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Tullow changes Kenya’s oil exports date to 2024

British oil explorer Tullow Oil
British oil explorer Tullow Oil has set 2024 as the earliest date Kenya can expect to start reaping gains from the Turkana oil. FILE PHOTO | NMG 

British oil explorer Tullow Oil has set 2024 as the earliest date Kenya can expect to start reaping gains from the Turkana oil.

Tuesday’s announcement has dampened hopes for an economic boost that was expected to start in 2022.

The petroleum firm said it will take at least four years to reach the commercial production stage when Kenya is expected to start earning about Sh150 billion from crude oil exports every year.

Kenya is yet to sign with Tullow Oil and its partners the critical Final Investment Decision (FID), without which financiers cannot commit to fund drilling, pipeline and other infrastructure projects required to exploit the oil.

Tullow Oil Kenya managing director Martin Mbogo said the firm will continue with its non-commercial Early Oil Pilot Scheme in the meantime to gather market and production data ahead of the large-scale production.

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"We are going to make the Final Investment Decision next year and then we will take 36 months to complete the construction works before we start venturing into commercial production. Kenya will have added a new revenue earner bigger than even those it gets from tea exports," said Mr Mbogo.

At present, tourism is Kenya’s biggest revenue earner, grossing about Sh157 billion last year. Tea exports were valued at an estimated Sh138 billion while horticulture raked in about Sh124 billion.

Tullow had earlier announced that it would give the final go-ahead by the end of 2019 for full field development at the Turkana oilfields, with a pipeline and other export infrastructure expected to be ready by 2022.

In June, the oil exploration firm signed the Head of Terms agreement with the Kenyan government, a precursor to the Final Investment Decision agreement.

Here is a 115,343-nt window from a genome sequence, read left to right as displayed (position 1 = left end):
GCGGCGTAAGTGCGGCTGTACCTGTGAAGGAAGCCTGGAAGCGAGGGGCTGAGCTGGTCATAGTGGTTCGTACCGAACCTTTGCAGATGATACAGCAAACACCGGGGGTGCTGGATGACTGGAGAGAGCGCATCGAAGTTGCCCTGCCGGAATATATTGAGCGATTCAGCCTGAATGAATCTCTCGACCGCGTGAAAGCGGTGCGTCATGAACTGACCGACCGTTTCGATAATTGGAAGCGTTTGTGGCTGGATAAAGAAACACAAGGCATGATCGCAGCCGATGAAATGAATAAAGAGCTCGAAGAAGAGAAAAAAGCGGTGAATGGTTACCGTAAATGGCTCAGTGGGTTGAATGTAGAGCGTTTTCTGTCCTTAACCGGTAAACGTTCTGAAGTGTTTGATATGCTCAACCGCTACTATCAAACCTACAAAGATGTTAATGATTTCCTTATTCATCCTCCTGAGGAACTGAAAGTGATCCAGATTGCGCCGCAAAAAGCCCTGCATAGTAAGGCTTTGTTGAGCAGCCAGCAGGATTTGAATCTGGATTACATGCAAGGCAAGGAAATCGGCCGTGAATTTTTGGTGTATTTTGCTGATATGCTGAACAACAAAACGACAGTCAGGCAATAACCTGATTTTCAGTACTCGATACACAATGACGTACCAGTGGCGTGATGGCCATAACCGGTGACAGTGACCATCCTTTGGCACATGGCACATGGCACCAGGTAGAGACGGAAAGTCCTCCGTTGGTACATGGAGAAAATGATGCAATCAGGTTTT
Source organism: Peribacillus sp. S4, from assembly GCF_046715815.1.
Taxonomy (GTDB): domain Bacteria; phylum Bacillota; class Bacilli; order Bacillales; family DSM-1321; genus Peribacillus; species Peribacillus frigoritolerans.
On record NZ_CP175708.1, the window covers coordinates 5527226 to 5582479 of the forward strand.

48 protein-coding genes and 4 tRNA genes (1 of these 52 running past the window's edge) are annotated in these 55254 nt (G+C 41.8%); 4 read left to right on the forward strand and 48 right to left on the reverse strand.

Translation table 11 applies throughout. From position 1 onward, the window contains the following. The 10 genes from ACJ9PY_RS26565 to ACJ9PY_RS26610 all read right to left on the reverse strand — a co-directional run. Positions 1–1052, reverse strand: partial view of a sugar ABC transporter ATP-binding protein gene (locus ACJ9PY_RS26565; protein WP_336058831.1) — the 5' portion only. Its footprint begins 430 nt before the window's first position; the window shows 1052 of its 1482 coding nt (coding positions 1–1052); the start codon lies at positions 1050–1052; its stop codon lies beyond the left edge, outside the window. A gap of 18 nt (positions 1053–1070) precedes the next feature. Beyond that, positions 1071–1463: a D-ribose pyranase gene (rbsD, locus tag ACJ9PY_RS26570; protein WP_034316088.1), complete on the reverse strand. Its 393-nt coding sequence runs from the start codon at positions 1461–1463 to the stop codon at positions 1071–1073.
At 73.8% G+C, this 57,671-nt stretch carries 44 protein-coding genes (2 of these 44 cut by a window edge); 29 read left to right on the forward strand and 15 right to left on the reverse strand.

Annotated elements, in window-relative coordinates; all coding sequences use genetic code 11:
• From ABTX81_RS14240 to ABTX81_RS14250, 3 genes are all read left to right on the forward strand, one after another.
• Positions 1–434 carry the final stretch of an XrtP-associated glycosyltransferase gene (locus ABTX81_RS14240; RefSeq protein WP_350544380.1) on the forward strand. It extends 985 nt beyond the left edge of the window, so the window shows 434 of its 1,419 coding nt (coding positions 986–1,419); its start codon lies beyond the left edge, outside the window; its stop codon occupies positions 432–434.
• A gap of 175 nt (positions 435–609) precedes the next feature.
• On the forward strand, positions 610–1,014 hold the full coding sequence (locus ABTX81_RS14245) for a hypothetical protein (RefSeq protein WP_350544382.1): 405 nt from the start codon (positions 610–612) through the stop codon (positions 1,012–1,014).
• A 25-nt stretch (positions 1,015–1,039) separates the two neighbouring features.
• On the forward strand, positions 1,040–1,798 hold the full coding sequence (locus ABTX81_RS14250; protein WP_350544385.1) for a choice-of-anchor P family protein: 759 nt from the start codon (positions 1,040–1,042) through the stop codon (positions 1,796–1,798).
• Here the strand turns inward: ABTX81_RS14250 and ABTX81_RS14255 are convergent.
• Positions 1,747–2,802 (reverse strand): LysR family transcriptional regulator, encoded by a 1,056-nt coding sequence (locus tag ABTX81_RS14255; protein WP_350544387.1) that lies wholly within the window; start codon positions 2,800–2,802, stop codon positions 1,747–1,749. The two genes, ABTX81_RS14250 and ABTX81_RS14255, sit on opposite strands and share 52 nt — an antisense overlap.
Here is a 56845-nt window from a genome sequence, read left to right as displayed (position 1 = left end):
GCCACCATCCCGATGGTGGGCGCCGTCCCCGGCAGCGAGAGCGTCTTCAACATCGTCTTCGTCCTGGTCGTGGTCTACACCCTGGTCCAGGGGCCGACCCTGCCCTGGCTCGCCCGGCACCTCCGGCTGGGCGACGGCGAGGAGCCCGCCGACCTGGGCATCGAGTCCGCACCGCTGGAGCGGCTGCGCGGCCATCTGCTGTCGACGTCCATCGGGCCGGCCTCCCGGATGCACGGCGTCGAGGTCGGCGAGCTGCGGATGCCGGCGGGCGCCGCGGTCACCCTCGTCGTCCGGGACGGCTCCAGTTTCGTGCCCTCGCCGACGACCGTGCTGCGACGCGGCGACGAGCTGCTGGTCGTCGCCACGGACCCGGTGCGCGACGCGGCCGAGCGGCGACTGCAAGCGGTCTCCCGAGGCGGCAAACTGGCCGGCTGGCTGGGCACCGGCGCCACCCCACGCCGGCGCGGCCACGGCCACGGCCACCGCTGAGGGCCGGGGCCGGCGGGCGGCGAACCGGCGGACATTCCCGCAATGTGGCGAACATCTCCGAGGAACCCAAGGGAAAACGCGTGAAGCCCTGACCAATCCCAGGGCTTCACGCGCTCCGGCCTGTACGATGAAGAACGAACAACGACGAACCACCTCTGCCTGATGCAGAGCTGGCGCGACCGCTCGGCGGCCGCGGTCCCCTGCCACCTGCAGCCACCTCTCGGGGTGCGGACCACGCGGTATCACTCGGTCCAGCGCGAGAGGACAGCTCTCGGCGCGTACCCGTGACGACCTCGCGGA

Mr Mbogo said the current early oil exports are expected to give a better assessment for Kenya’s oil, whose production is expected to hit 70,000 to 100,000 barrels per day after full field development.

The current market testing plan involves the production of 2,000 barrels per day and trucking it to Mombasa for onward shipment. The trucking, which started in July 2018 is expected to continue for two years with the fleet of 100 trucks delivering the waxy crude in insulated containers after heating in Lokichar.

The first 200,000 barrels will leave for China in about one week after Kenya sold its first crude to Beijing-based ChemChina Petrochemical Ltd.

The Chinese State-owned oil multinational is said to have won the bid to buy the Kenyan crude where 20 others had expressed initial interest and seven others submitted bids in February 2017. The country expects to earn $12 million (about Sh1.2 billion) from selling the crude oil although all the amount is expected to be swallowed in the costs of extracting and transporting the product, according to Petroleum principal secretary Andrew Kamau.

The list of other firms that participated in the bid for the early oil has not yet been publicised despite earlier promises to do so.

There has been minimal disclosure on the dealings between Tullow Oil and the Kenyan government, with the British oil giant even declining to reveal who was buying the crude oil before the government announced the buyer last week.

Mr Mbogo had insisted on keeping the name of the Chinese firm under wraps for what he described as a "Non-Disclosure Agreement".

Mr Kamau yesterday defended the limited disclosures, and told those complaining that the information has been kept secret that they should read the law.

"It is all there in the Petroleum Act, you need to read the law which specifies exactly how the crude oil is handled between the private investor and the government," Mr Kamau said.

The Petroleum Act, 2019 provides for profit sharing between the national government (75 percent), county government (20 percent) and the local community (five percent).

The amounts that will flow to each party will, however, only become clear after the cumulative cost of the production stage is determined.

A coalition of 16 civil society organisations under the Kenya Civil Society Platform on Oil and Gas, which has been pushing for the disclosure of the contracts, has repeatedly accused the government of violating the Constitution and breeding mistrust by concealing details of the oil project agreements.

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